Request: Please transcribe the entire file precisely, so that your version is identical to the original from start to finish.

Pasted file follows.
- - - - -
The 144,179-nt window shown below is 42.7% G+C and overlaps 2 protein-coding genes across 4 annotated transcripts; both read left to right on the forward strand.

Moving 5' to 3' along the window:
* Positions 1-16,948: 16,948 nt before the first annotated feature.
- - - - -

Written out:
The 144,179-nt window shown below is 42.7% G+C and overlaps 2 protein-coding genes across 4 annotated transcripts; both read left to right on the forward strand.

Moving 5' to 3' along the window:
* Positions 1-16,948: 16,948 nt before the first annotated feature.